• Six millimeter-wave, phased array radars. This is used for measuring the speed of objects, answering the question of how fast is the object moving. It does this by bouncing waves that are around 4,000 times longer than lidar off objects and measuring what’s called the Doppler shift — think about how a police siren changes pitch as it speeds past. The sensor takes inspiration from aerospace technologies to make this work.
  • This is all tied together with a custom-built computer. This uses early-sensor fusion to put together all of this data from the various sensors to reach answers faster about the best course of action. This helps to answer perhaps the car’s most important question: with all the data these sensors are collecting, what should I do?
The Waymo Jaguar I-Pace.
A Waymo self-driving car map.

Dolgov on Lidar

Not everyone is completely on board with Waymo’s vision of how an autonomous car should look. Tesla CEO Elon Musk has notably eschewed lidar (recently calling it a “a fool’s errand”) for its autonomous driving system, claiming that its setup of cameras, radar and ultrasonic sensors is not enough to provide full autonomous driving capabilities.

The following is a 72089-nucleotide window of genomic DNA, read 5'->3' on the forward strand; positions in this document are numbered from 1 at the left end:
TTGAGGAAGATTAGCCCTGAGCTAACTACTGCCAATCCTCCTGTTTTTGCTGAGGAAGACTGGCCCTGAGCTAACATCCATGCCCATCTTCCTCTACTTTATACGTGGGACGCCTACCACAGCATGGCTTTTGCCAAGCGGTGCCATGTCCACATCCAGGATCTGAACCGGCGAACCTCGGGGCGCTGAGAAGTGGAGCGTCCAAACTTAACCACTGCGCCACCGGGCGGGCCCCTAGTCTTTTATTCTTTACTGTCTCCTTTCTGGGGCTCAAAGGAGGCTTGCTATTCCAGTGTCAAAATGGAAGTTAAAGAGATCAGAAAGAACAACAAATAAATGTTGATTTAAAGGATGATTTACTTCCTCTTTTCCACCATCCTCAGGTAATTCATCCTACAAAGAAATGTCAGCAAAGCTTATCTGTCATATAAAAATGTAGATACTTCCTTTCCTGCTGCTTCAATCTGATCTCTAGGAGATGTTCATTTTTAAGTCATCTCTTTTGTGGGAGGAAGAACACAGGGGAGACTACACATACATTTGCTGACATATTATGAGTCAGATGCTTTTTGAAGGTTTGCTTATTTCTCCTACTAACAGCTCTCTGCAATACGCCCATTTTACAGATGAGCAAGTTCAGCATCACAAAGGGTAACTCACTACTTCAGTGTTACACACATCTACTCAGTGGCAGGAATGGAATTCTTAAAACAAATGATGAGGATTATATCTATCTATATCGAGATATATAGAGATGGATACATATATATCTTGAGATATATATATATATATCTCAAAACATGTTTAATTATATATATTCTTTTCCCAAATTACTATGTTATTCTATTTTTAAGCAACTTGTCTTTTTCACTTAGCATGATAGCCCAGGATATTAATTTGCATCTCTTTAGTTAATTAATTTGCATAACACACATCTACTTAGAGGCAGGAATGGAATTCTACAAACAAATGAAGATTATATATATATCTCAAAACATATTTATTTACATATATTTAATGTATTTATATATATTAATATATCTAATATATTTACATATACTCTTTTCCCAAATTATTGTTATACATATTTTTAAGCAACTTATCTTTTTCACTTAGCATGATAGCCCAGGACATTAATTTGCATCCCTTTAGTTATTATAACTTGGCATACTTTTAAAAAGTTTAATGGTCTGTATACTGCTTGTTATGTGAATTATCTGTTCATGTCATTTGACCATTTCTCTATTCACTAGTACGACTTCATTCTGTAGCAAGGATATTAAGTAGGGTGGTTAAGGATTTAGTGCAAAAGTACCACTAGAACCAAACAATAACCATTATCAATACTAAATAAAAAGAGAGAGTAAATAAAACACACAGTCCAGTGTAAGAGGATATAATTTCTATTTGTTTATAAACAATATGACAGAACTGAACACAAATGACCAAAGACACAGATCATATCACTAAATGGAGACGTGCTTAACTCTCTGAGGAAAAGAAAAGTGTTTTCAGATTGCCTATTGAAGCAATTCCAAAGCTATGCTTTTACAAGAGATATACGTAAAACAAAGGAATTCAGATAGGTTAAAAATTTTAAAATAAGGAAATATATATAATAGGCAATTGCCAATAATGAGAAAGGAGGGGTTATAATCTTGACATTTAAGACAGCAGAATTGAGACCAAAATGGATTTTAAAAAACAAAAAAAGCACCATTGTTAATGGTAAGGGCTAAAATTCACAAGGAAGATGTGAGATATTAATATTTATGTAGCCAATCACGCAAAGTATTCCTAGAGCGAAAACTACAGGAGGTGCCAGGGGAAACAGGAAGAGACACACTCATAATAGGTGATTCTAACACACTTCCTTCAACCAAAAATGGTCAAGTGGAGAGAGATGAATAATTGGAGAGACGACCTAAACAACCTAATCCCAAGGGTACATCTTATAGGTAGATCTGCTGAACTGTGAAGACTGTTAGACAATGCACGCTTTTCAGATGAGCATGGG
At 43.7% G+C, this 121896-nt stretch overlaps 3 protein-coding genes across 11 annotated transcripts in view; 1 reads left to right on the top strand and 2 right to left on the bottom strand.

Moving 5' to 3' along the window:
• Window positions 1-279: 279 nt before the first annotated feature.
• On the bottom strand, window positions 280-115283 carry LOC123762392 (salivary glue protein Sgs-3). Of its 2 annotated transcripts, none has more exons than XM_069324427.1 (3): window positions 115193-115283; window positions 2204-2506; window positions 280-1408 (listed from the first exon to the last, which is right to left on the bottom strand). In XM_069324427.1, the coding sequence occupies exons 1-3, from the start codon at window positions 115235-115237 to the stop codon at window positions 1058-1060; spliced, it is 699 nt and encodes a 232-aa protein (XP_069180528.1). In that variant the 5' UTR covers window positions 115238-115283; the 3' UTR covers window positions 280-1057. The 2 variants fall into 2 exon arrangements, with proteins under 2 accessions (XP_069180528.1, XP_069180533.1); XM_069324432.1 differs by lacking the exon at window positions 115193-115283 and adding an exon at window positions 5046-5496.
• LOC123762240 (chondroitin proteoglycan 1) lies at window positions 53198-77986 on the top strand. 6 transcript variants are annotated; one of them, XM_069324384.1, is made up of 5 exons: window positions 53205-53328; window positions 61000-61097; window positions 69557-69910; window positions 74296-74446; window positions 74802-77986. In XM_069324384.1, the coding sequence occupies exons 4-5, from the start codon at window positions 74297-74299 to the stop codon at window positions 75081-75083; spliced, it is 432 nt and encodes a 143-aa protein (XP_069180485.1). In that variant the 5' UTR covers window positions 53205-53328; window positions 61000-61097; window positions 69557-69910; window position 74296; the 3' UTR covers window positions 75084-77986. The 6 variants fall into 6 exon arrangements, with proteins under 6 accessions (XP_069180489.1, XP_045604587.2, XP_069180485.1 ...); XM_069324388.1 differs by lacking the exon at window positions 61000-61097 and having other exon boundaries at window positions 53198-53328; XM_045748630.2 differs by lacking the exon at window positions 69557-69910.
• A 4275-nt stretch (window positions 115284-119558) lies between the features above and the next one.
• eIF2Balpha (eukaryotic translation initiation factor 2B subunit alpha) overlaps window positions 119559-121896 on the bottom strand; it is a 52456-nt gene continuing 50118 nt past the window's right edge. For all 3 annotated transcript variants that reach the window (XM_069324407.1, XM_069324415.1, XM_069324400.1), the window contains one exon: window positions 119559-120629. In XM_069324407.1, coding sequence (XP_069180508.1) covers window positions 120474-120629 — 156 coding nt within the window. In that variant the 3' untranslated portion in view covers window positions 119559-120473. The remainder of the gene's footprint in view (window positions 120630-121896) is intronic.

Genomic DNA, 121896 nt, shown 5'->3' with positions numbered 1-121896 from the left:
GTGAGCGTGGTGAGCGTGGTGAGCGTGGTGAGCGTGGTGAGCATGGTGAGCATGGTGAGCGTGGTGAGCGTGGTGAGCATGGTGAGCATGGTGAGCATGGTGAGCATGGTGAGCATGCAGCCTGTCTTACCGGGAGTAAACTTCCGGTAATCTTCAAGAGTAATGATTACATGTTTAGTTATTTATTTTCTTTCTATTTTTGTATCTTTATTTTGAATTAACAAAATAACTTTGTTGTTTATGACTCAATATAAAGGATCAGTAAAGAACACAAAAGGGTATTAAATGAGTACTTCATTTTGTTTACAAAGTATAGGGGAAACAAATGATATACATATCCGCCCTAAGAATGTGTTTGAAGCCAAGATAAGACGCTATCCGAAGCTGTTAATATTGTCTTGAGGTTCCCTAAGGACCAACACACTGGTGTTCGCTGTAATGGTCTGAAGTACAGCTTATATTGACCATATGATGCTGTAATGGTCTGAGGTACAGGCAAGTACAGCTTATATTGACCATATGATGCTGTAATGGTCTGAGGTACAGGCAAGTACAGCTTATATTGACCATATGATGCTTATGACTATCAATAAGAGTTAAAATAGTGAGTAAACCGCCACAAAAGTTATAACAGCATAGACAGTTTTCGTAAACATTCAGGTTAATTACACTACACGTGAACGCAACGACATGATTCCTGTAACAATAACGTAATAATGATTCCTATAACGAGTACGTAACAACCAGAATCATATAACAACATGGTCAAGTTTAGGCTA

Tesla vehicles rely on cameras, sensors, radar and this powerful computer. Musk’s vision got a supporter in May, when MIT autonomous driving researcher Lex Fridman described a computer vision-focused approach to be the “longer-term solution,” describing the camera as the “richer, deeper sensor” versus lidar.

When asked what Dolgov made of this, he responded this way: The multitude of sensors at play in informing a vehicle with Waymo’s technology will play a role. It’s not an either-or scenario, for Dolgov.

“I think it will all play a key role,” he says. “To me, it’s not about one versus the other. I think it’s about all of them complementing each other to give us the most capable, safest drivers that we can build.”

In other words, why drop the lidar when you can use it alongside a camera?

When Will Waymo Expand?

One of the key areas where self-driving cars may improve in the coming years is in the artificial intelligence at work behind the scenes.

“The trend that we’re seeing of advances in deep learning, and the truly magical ability of these systems to leverage rich raw data, I think that will continue and give us more and more performance,” Dolgov tells me.

Waymo, which is already running its Phoenix taxi service, has plans to expand internationally. Dolgov couldn’t puta date on when the company may expand.

“We will expand a little bit in the U.S. first, and then I hope we can bring it to more people across the globe,” Dolgov says.

When it does, it could spark an iPhone-like resonance across the globe.